Armenian Bulgur, Parsley and Tomato Salad |

Armenian Bulgur, Parsley and Tomato Salad {Eetch or Mock Kheyma}

There is a lot of chaos happening in our world right now. And it’s left me feeling anxious, sad, overwhelmed and at times, small and insignificant.

Like, am I suppose to just sit here and talk cheerfully about a guacamole recipe, all while our elected officials are planning to build a wall at the Mexican border? That doesn’t feel right to me. It seems silly to be excited about food when there is so much hate and fear circulating around us.

But then I remember that sharing food, and the stories behind our food, is a big part of who we are. It defines us on every level: as individuals, as families and as a nation. To share food and food stories is to be human. So no matter what happens over the next few years, I’m going to continue to do that.

We are a nation of immigrants. And today, myself and some other food bloggers are celebrating that fact by sharing our #immigrantfoodstories. I hope you feel inspired and uplifted. And I hope you feel the urge to share your immigrant stories as well (both food and non-food related). Because I don’t think we can afford to be silent any longer.

Armenian Power |

I’m half Armenian. All four of my Great Grandparents on my Mom’s side immigrated from Armenia in the early 1900’s to escape the Armenian Genocide. My family, like so many other Armenian families during those years, found safety and security here in America. In time, they became dedicated community members in their newly found country – raising families, erecting churches and managing small businesses. One of those businesses (now called Donabedian Bros.) is still in operation today, and is owned and run by my Mom and Uncle.

I grew up being mainly influenced by my Armenian side of the family (simply due to the proximity of where we lived). They were a hard working and proud group of people. But never too proud. The Armenian Genocide had inflicted a deep scar that still ached from time to time. A scar that was often kept covered and hidden away from prying eyes.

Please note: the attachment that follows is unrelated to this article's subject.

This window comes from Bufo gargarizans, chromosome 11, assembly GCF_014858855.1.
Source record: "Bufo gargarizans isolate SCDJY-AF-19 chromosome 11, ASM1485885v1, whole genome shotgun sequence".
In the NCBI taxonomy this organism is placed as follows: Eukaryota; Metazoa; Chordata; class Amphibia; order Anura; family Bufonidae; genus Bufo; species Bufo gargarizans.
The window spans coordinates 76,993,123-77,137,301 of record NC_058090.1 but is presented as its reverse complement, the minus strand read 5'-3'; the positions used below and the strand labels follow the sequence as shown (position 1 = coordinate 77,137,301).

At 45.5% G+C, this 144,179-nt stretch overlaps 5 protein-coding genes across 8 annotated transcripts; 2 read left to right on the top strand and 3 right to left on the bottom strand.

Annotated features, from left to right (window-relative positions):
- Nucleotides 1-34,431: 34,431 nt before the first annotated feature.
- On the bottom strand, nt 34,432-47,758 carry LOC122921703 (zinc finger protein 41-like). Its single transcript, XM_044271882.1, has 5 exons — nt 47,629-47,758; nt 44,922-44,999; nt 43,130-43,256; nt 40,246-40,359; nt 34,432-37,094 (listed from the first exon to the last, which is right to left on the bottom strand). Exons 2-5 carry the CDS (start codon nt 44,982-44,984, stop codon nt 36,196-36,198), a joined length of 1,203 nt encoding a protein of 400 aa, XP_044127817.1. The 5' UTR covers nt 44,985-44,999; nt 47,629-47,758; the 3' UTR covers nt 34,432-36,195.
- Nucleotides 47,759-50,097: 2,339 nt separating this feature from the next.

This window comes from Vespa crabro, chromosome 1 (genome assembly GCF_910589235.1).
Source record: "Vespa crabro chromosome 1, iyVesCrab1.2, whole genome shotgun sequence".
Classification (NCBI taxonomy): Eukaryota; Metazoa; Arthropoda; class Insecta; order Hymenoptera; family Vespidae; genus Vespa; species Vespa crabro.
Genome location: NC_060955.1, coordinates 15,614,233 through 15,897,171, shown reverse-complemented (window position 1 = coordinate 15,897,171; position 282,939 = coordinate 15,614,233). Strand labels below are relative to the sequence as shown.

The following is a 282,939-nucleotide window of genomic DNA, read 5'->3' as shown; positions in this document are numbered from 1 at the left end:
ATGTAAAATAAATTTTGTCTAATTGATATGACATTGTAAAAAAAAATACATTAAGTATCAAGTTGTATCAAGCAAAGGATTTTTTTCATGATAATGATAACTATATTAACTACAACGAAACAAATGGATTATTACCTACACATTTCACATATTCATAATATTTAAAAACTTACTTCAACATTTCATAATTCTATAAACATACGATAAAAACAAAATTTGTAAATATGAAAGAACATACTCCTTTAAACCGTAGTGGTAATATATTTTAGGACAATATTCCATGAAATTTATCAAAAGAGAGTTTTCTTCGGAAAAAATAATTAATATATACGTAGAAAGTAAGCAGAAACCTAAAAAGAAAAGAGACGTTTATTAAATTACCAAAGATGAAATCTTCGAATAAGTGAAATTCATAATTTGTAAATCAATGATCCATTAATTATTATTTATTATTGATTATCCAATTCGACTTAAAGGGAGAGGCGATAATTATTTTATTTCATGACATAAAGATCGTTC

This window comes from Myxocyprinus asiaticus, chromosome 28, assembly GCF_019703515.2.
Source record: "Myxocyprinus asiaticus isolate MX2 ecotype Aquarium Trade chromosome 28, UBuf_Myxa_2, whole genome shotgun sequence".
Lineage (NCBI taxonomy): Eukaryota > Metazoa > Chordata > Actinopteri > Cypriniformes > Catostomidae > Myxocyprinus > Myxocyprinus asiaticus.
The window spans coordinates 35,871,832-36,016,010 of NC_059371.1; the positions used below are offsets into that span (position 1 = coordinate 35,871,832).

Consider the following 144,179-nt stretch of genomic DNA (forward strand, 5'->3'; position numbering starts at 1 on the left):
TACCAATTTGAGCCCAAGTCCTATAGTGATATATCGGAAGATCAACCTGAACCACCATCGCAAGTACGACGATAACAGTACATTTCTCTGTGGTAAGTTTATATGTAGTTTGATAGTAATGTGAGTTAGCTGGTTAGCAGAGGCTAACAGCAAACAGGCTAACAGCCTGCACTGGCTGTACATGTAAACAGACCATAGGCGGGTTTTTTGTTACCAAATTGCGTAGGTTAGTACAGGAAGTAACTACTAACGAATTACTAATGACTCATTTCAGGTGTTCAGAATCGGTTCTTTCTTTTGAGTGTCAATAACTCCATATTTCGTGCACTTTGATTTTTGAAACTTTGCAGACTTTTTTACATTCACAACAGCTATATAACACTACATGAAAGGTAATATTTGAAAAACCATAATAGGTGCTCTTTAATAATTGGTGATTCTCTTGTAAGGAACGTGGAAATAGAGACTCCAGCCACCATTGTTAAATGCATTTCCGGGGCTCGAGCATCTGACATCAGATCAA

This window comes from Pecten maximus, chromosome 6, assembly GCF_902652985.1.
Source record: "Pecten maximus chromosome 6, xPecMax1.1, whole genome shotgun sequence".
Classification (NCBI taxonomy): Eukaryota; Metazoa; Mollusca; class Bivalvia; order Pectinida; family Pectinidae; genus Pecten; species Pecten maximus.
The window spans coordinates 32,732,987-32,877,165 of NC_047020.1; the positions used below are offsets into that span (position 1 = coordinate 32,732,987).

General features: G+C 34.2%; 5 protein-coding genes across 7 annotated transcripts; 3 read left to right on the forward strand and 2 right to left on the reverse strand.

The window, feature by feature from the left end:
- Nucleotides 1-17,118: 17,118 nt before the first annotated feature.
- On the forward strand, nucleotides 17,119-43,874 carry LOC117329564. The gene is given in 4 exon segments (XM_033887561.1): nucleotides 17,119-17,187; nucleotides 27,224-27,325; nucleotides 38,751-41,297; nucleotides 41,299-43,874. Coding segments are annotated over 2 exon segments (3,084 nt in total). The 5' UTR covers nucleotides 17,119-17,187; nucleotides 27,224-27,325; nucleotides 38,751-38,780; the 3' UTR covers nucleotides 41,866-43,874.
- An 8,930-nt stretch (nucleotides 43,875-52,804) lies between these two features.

There was a lingering shame and a general quietness about them.

Except when it came to matters regarding food. Then there was no holding back! As a family of great cooks (and even greater appetites!), meal times and Holidays were always a celebration of our traditional foods. My Great Aunt Margaret proudly made the best toorshi (pickled vegetables). My Great Aunt Dorothy made the best lahmahjoon (flatbread with ground lamb) and roejeeg (grape juice and walnut candy). And my Mom always had the most sought after paklava in town!

Armenian Bulgur, Parsley and Tomato Salad |

Today, I’ve recreated my Great Aunt Carrie’s recipe for Eetch (also sometimes called mock kheyma or meatless kheyma). It’s a bulgur based-dish that can be served either as a salad, or spread onto crackers/bread. It has a somewhat similar flavor profile to tabbouleh, so if that’s something you enjoy, then I would encourage you to try Eetch. It’s also a recipe that gets better with age. So it’s a great dish to make for a party or potluck, because you can prepare it up to a day in advance. {Oh and if you’re curious, those little round baked goods in the photos are something called simit, an Armenian bread/biscuit that I’m still trying to get just right.}

Armenian Bulgur, Parsley and Tomato Salad |

I want to leave you with a few excerpts from an essay written by my Great Aunt Beatrice that details the experiences of her Mother Agnes (my Great Grandmother) in Armenia during the Genocide. It was a school assignment in which she had to write about someone she admired. It’s pretty powerful.

Be sure to check out the hashtag #immigrantfoodstories to see more inspiring stories and recipes.



Armenian Genocide Letter |